I’ll Take The Tenth
posted at 2:05 pm on July 12, 2009 by Mitch Berg
On the Northern Alliance Radio Network broadcast yesterday, Ed and I talked with Minnesota State Representative Tom Emmer (the interview is in the second hour of the UStream webcast). Emmer is seeking the GOP nomination to run for governor in 2010.
But he wasn’t on the show to campaign – not just yet. He was there to promote his latest legislative initiative, House File 2376 – also known as the Firearms Freedom Act.
And I think that there is genius in this initiative – not in reinforcing our Second Amendment right, but in re-establishing the Tenth.
Work with me, here.
Thirty years ago, the Second Amendment was practically dead in the United States. Gun control was sweeping the nation. The courts accepted a vapid and fraudulent interpretation of an otherwise-insignificant case as the primary legal precedent dealing with the Second Amendment. The rights of the law-abiding hit ebb-tide by the mid-seventies.
And then a grass-roots movement germinated, and took hold; the grassroots – Americans who’ve always regarded guns as tools, rather than social statements – started fighting back. And starting in the early 1980s, they started turning the tide – one vote, one town, one legislature at a time,
“Shall-Issue” concealed carry laws – which put the burden on the state to prove that the citizen should not have the ability to bear the arms they keep – are a useful bellwether. In 1983, there were all of eight states with these laws. But the movement – a force of workadaddy, hugamommy citizens who squeezed activism into their spare time between work and family – started organizing movements, city by city and state by state, to change the laws. And now, 26 years later, 39 states are either shall-issue or have no restrictions on the law-abiding whatsoever; only two states (Wisconsin and Illinois, which has such a peaceful place) still pay unthinking fealty to the ideal that a disarmed, passive citizenry is best.
And this victory was won one voter, one street, one bill at a time. From the “bottom”, “up”.
And Rep. Emmer’s bill – actually borrowed from similar bills that have become law in Montana, Tennesee and South Carolina – is part of a national, grassroots effort to start that same dynamic for the second-least-appreciated amendment in the Constitution, the Tenth.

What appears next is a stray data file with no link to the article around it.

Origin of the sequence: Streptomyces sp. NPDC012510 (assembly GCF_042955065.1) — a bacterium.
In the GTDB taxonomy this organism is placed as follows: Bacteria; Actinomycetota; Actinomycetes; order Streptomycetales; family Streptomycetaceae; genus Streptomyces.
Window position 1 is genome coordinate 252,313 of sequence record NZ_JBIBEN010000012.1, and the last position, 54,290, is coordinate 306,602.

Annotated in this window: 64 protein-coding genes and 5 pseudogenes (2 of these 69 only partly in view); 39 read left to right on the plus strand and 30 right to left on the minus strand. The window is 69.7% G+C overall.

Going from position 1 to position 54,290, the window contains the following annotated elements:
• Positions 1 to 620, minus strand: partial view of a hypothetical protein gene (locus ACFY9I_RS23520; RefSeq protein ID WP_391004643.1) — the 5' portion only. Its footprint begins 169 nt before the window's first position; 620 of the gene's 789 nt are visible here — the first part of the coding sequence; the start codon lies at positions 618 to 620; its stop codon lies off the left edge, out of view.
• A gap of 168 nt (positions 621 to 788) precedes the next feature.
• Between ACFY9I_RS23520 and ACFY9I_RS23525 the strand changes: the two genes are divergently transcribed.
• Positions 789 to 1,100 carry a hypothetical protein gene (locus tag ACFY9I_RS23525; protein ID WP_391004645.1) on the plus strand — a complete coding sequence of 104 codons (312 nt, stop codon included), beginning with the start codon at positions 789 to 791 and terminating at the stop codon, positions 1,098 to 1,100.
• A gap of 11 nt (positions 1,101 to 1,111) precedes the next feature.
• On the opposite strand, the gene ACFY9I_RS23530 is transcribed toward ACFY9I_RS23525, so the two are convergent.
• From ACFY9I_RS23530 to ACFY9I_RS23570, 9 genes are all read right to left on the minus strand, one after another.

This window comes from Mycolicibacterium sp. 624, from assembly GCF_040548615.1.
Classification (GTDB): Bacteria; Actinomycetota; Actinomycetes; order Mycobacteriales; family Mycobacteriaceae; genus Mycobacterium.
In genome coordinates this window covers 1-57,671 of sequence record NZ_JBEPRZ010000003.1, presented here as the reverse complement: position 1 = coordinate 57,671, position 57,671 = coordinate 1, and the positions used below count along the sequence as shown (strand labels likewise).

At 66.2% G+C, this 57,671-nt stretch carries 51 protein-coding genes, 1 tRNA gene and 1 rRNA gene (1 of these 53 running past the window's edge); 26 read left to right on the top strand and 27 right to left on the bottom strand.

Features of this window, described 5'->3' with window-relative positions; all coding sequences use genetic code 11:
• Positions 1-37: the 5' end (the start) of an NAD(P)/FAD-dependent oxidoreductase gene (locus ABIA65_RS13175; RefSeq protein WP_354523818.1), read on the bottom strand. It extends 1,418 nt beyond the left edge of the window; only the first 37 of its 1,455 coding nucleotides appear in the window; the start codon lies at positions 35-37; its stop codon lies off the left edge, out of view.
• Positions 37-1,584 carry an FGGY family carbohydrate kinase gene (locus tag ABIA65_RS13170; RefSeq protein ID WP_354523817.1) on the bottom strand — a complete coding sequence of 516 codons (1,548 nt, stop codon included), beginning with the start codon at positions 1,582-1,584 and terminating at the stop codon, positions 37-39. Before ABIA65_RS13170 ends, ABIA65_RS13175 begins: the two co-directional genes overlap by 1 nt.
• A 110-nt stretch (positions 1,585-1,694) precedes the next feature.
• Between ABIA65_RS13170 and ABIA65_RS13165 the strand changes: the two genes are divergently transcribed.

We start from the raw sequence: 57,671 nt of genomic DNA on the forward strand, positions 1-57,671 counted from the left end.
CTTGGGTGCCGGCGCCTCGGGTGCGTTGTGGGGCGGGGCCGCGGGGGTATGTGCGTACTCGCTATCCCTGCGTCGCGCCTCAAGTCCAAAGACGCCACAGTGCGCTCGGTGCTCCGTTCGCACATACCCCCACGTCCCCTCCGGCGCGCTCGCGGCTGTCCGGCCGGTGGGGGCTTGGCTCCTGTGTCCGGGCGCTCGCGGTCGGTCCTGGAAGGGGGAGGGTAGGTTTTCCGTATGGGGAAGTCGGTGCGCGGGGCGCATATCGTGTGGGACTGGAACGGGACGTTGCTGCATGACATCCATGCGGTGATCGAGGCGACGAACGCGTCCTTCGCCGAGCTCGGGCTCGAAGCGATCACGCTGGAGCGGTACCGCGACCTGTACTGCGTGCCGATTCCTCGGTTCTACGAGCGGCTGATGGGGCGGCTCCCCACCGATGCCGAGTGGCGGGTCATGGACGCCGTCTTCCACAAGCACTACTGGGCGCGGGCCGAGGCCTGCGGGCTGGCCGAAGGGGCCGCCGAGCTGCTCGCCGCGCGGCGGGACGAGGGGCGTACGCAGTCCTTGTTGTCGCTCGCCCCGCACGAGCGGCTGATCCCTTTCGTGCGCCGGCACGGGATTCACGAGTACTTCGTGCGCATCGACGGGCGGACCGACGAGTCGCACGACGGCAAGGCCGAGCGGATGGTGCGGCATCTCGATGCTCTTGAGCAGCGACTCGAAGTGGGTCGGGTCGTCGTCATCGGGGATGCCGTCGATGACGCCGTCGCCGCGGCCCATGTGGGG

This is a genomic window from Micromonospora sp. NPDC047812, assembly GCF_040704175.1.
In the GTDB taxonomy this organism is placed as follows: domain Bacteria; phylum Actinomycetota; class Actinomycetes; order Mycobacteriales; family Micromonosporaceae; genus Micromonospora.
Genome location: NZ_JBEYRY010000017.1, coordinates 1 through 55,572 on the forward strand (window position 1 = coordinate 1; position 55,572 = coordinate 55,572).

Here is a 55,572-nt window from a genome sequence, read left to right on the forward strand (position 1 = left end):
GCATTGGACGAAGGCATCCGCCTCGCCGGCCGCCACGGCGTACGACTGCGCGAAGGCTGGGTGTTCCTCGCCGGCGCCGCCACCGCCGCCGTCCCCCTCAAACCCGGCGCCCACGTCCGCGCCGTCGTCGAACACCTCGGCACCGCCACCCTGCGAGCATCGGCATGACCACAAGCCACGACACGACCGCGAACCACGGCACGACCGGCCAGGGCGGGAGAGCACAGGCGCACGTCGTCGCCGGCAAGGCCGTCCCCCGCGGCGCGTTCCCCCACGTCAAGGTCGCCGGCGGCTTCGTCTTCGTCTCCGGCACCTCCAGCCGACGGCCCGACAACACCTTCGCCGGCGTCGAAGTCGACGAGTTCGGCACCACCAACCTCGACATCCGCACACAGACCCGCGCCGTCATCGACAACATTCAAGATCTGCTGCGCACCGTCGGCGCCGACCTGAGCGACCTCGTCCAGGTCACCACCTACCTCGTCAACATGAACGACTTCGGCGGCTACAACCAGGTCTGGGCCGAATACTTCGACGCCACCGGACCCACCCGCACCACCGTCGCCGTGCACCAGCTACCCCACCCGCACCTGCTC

The Tenth Amendment has fallen on hard times since the 1930’s; the Fed, operating under the cover of several key court cases, has been able to insinuate federal power into a range of places and subjects that would have made the founding fathers blanche.
(For the benefit of the Obama supporters in the audience, the Tenth Amendment reads “The powers not delegated to the United States by the Constitution, nor prohibited by it to the States, are reserved to the States respectively, or to the people,” where “the people” mean exactly what Heller says it means; you and I).
The overreach of the Obama Administration casts this effort into stark relief; it underscores the urgency of the mission. The Tenth Amendment is supposed to help protect the people from gross overreach by the federal government. The implications of a weak Tenth Amendment are obvious; the government can claim almost anything is “interstate commerce” as a pretext for regulation.
The benefits of a strong Tenth Amendment? The implications everything from taxation to Roe Vs. Wade.
And I think the Firearms Freedoms acts being introduced in other states (as Emmers is being introduced in Minnesota) are a great way to marry the power, passion and grassroots savvy of the most freedom-loving people in America with the need to push government back out of huge swathes of American life, and to do to the Interstate Commerce Act what the Right to Keep and Bear Arms movement has done to Gun Control.
If you live in Minnesota – or any of the other states where the Firearms Freedom Act is under consideration – get on your phone, call your legislator, and let them know that the same groundswell of people that made Gun Control a third rail in American politics over the past several decades of trenchfighting is still out there, looking for more notches on its belt.
If you live elsewhere? Your mission is clear; let your legislators know that the Tenth Amendment isn’t (overregulated, over-taxed) chicken-feed.
Cross-posted at Shot In The Dark